By Chris Rumbles
The SNP’s Westminster Deputy Leader is to address a number of myths surrounding the Scottish economy in a debate held tonight in London.
Stewart Hosie, Member of Parliament for Dundee East, will elaborate on what the SNP have proposed for an independent Scotland at the event organised by polling company IPSOS/Mori and Kings College.
Key to Mr Hosie’s speech will be correcting a number of fallacies on the state of the Scottish economy that have been perpetuated by political rhetoric characterising Scotland as a ‘something for nothing society’ dependent on public sector jobs and welfare.
In his speech Mr Hosie’s will say: “The Scottish economy employs over 2.5 million people and the private sector employs over 77% of these people. So myth number one – that Scotland is overly dependent on public sector employment – is not true.
“There is a second myth – which is that of Scotland’s ‘welfare dependency’. But in the past year Scotland spent just over 14% of GDP on Social Protection – pensions and benefits – while the UK spent more, almost 16% of GDP. So that’s not true either.”
As the SNP’s spokesman on Treasury matters, Hosie will also challenge false assumptions on the subject of tax revenue:
“The biggest myth – is the subsidy myth. The reality is that tax revenue from Scotland last year was £1,700 per head higher than the UK average. And on average £1,350 a year higher than the UK for over 30 years,” Hosie will add.
A study of official figures carried out by the Financial Times in February found that a ‘Yes’ vote in September would leave Scotland richer than the rest of the United Kingdom and in the top 20 nations in terms of GDP per head, ahead of both the UK and France.
The article, written by Mure Dickie and Keith Fray, points out that independence would see the rest of the UK lose 8.3 per cent of its population but 9.2 per cent of its gross domestic product.
Analysis carried out this weekend by ratings agency Standard & Poor’s showed that an independent Scotland would have a strong economy comparable to triple-A rated Germany and would, even without North Sea oil, qualify for the agency’s “highest economic assessment”.
Though Mr Hosie’s speech will seek to dispel myths on economic issues, it will also aim to expand upon the finer details of what will occur in the event of a ‘Yes’ vote come September 18.
He will tell the audience: “The Scottish Government’s intention is that a constitutional platform will be put in place for Scotland becoming independent in March 2016, immediately prior to the 2016 election campaign.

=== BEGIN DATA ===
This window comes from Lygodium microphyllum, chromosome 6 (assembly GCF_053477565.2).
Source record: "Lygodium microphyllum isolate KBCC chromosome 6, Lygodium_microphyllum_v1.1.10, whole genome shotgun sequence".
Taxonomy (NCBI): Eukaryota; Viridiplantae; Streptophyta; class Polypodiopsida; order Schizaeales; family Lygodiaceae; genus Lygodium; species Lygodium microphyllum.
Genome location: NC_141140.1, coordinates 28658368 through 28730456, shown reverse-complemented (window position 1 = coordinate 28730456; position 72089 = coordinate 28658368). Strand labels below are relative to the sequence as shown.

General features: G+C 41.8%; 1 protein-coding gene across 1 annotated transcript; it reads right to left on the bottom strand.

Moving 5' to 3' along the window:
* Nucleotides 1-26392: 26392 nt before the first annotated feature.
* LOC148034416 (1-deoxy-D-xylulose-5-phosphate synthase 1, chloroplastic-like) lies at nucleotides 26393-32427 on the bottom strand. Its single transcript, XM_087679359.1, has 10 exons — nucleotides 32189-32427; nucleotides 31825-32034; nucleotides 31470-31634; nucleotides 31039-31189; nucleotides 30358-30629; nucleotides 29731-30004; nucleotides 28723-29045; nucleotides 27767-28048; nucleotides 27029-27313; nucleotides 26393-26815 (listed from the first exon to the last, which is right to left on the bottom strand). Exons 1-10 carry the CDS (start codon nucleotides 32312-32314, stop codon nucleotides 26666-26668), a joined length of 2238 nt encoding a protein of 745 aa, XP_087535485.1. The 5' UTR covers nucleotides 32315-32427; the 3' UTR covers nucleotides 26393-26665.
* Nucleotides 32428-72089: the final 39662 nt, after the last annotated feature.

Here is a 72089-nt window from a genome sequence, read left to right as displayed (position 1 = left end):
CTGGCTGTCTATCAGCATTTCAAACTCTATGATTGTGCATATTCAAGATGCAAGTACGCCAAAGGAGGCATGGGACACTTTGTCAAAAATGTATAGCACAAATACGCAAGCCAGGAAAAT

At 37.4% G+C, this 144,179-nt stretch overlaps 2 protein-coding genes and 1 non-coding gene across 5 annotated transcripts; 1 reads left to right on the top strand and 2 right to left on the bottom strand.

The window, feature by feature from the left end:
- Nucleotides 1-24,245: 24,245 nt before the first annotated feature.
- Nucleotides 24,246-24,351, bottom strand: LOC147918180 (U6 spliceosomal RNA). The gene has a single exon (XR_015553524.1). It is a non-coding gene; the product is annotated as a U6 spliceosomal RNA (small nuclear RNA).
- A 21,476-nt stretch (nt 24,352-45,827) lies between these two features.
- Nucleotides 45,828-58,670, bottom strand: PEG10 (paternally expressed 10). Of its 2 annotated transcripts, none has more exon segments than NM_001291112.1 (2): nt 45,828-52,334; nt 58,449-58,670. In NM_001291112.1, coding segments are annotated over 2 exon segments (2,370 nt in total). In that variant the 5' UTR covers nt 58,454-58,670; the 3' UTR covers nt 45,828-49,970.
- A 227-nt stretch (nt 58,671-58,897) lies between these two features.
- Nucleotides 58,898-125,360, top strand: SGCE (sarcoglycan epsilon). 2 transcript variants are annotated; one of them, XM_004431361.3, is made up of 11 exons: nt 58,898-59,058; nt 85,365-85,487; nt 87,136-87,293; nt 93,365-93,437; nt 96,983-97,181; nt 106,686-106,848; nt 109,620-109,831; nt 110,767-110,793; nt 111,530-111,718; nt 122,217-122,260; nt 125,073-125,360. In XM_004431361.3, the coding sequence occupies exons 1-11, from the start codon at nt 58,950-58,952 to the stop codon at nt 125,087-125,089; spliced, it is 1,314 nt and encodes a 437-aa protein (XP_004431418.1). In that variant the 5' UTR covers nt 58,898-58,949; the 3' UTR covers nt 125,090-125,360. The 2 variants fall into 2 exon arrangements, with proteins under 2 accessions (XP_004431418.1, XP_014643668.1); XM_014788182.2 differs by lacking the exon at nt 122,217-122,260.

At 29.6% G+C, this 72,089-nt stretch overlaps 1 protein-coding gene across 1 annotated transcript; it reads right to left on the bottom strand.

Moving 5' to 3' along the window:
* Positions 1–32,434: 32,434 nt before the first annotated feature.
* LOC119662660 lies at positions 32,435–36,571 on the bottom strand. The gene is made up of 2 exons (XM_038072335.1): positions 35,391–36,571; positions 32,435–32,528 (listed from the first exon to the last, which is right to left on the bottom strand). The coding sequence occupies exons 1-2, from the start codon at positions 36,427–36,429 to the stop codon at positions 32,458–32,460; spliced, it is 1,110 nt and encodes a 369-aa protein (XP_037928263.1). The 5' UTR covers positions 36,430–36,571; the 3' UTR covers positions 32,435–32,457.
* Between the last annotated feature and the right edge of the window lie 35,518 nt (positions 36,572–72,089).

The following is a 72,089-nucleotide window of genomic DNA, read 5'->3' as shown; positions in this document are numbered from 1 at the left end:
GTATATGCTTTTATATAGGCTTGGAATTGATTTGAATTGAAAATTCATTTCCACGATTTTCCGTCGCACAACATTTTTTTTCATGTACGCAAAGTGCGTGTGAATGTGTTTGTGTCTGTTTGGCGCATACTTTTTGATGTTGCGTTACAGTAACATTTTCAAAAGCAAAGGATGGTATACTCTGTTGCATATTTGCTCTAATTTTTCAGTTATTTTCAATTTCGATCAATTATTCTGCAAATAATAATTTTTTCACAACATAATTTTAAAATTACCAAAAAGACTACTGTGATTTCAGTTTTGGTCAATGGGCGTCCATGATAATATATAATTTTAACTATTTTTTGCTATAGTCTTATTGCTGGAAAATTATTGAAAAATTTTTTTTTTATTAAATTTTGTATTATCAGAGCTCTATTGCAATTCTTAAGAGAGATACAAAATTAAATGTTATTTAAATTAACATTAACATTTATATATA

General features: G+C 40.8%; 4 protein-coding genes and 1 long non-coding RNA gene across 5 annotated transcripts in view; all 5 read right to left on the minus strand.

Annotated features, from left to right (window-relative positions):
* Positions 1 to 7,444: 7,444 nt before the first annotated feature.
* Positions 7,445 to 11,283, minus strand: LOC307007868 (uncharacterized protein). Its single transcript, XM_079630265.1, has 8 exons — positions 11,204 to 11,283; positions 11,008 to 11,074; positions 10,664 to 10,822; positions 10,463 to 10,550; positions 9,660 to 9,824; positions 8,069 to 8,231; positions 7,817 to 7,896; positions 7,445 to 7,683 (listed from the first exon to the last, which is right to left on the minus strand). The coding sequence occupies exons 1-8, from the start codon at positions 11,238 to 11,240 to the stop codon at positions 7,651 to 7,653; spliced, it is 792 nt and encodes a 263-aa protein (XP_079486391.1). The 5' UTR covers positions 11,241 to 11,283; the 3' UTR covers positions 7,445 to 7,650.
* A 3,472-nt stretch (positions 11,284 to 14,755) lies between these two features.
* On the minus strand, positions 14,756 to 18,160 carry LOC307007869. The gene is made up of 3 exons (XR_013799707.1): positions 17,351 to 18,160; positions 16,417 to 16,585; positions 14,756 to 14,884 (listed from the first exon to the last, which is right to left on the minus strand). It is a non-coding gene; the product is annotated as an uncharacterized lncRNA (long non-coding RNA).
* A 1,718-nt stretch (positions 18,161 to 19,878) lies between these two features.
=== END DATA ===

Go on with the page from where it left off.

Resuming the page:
“That will ensure that the new Parliament and Government elected in May 2016 have the full range of powers needed to get on with the work of building a better and more socially just Scotland. The essential features of that platform – principally the completion of the powers of the Scottish Parliament-will be carried out in the spirit of the Edinburgh Agreement.”
The SNP MP will also use the speech to counter claims that an independent Scotland would suffer from businesses moving operations elsewhere by arguing that initiatives such as cutting corporation tax, transforming child care and cutting then abolishing Air Passenger Duty (APD) would improve the Scottish economy.
Scottish government proposals to reduce then eventually abolish APD in an independent Scotland have been welcomed by airline CEOs Willie Walsh and Michael O’Leary.
Walsh, CEO of the International Airlines Group who own British Airways, last week disagreed that Scottish independence would be bad for business: “If anything, it might be marginally positive because I suspect the Scottish government will abolish air passenger duty, because they recognise the huge impact that that tax has on their economy.”
Ryanair CEO O’Leary supported Walsh’s argument when he said: “There’s no doubt that most airlines would support the position of the Scottish government in relation to the abolition of the APD which does untold damage to Scottish tourism.”
The speech to be given by Stewart Hosie will stress that negotiations in a post-‘Yes’ scenario between the Scottish Parliament and Westminster would be conducted in a constructive fashion with the “best interests of the people of Scotland and of the rest of the United Kingdom” at heart.
Debates in both the Scottish Parliament and the media on the independence referendum so far have often been criticised for their excessive hostility by political commentators and the public alike.
An IPSOS MORI survey produced for the Law Society of Scotland in January asked people ‘Would you agree or disagree that the debate so far has been too aggressive?’ with 30 per cent of respondents selecting ‘Strongly agree’ and 24 per cent choosing ‘Tend to agree’.
A separate question in the same survey asked ‘Would you agree or disagree that the debate so far has been interesting for people like me?’ with a total of 53 per cent of people saying they would ‘strongly’ or ‘tend’ to agree.
Also speaking at the London debate are Labour MP Jim Murphy, King’s College Politics lecturer Dr Andrew Blick, IPSOS MORI Scotland Research Director Mark Diffley, Daily Telegraph columnist Sue Cameron and BBC broadcaster James Naughtie.